From Boone to Buffalo: A pilgrimage


Chris Warner

I took a pilgrimage to my personal mecca, Buffalo, New York, on Sunday to watch the Buffalo Bills square off against the New England Patriots and what I found was much of what I left behind in Boone.

Orchard Park, New York, a small town with a population of less than 30,000 people, is the location of Ralph Wilson Stadium, home of the Bills. And like Kidd-Brewer Stadium, you would never know there was a stadium there until you pull onto Abbott Road, the town’s own Stadium Drive. But when you arrive upon it, what a spectacle.

Much like the parking lots at Appalachian State on any given Saturday in the fall, Buffalo was packed full with fanatics. Many of them showed up before sunrise Saturday and didn’t leave until sunset Sunday, and I don’t blame them.

A representative from the Guinness World Records was on hand to test the levels of crowd noise to see if the diehards at Ralph Wilson Stadium could break the record of 142.2 decibels, held by Arrowhead Stadium in Kansas City.

The morning began with a College Gameday-like experience. ESPN’s Hannah Storm and Ron Jaworski arrived bright and early to conduct “SportsCenter On The Road,” which included interviews with former Bills’ hall-of-famers Bruce Smith, the NFL’s all-time sack leader, and the 2015 inductee Bill Polian, the general manager during the ’90s Super Bowl runs, among others.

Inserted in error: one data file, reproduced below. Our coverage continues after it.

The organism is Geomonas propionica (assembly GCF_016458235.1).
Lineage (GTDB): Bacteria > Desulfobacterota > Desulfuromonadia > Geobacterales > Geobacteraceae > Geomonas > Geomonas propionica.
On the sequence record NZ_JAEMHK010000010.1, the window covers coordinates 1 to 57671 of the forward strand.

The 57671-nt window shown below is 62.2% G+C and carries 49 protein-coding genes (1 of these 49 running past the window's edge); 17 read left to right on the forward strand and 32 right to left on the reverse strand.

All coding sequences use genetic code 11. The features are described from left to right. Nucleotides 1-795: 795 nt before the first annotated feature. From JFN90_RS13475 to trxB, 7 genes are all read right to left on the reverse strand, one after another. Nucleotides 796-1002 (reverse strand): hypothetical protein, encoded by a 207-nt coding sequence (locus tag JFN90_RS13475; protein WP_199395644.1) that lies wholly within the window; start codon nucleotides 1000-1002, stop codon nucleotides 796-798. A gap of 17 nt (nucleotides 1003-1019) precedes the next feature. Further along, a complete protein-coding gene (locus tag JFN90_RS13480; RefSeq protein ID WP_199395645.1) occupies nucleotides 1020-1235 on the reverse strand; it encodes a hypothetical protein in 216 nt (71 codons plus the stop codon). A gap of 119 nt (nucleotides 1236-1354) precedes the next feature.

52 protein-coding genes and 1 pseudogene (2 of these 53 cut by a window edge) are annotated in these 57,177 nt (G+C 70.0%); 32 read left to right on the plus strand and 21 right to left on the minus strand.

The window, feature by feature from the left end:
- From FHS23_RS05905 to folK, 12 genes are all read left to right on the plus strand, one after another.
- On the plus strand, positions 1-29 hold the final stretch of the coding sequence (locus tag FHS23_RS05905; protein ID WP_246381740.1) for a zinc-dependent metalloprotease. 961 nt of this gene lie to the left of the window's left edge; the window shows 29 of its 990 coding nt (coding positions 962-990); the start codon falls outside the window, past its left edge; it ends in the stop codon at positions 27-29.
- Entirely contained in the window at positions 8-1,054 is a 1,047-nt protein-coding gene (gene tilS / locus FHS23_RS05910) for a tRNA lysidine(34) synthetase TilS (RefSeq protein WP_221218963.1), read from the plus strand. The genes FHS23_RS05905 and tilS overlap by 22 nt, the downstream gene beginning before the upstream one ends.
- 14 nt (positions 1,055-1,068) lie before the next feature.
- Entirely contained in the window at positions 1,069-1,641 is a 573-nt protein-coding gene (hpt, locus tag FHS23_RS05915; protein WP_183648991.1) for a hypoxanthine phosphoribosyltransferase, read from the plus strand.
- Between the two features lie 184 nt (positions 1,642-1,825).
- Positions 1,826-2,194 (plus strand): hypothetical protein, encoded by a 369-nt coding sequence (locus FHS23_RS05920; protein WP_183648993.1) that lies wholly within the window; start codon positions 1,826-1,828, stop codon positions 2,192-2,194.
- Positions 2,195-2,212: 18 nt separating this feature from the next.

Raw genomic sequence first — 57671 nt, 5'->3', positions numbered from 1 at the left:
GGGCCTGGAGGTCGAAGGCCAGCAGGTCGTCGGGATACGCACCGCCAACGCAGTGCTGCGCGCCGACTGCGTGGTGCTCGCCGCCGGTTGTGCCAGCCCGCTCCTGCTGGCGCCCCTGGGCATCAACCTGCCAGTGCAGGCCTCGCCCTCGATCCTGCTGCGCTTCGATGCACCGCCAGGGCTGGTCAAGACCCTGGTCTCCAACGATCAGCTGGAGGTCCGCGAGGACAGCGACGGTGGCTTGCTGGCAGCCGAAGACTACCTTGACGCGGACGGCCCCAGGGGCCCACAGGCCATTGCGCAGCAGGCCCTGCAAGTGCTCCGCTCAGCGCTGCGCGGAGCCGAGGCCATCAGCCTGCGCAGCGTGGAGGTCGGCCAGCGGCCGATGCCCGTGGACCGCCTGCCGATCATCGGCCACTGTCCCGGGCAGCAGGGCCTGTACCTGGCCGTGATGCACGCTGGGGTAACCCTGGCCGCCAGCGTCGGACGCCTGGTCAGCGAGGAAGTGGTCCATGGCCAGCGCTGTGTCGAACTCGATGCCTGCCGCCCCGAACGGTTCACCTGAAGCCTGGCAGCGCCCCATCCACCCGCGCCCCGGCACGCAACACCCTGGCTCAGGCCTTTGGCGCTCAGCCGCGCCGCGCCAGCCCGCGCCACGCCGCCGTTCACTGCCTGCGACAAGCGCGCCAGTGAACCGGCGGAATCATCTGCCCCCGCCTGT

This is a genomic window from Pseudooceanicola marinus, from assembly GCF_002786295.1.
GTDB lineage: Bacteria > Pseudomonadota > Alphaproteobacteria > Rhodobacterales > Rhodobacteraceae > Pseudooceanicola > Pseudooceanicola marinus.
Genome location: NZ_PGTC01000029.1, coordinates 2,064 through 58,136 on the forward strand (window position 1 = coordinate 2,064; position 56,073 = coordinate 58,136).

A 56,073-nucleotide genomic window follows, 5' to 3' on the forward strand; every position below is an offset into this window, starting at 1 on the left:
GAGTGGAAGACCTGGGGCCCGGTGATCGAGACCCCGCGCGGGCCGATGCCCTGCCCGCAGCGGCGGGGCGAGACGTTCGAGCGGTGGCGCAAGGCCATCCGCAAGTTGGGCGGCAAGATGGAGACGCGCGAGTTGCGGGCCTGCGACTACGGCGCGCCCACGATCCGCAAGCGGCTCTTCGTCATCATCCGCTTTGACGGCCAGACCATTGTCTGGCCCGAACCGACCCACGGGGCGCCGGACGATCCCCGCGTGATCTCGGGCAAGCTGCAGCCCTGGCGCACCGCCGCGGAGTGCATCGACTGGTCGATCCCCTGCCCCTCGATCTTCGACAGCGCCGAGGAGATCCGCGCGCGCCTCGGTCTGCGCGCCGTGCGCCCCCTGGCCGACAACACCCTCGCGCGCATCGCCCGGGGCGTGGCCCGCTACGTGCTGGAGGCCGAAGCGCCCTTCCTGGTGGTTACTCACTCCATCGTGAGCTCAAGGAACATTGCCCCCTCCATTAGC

Like App State hall-of-famers Armanti Edwards and Jerry Moore, the men interviewed Sunday were living reminders of better days in the team’s history. The Bills’ heroes of the ’90s never won a Super Bowl, despite four straight appearances – a luxury fans of App State never had to stomach in winning three straight FCS titles, but you’d never know it by hearing the reverence natives speak about them with.

Following “SportsCenter,” what ensued was arguably one of the craziest experiences in my life. Tailgating at Kidd-Brewer stadium, or “The Rock,” is unique, but tailgating outside of “The Ralph,” as my father and tens of thousands of Bills fans have referred to it for some time, is the whole reason this experience felt like a pilgrimage.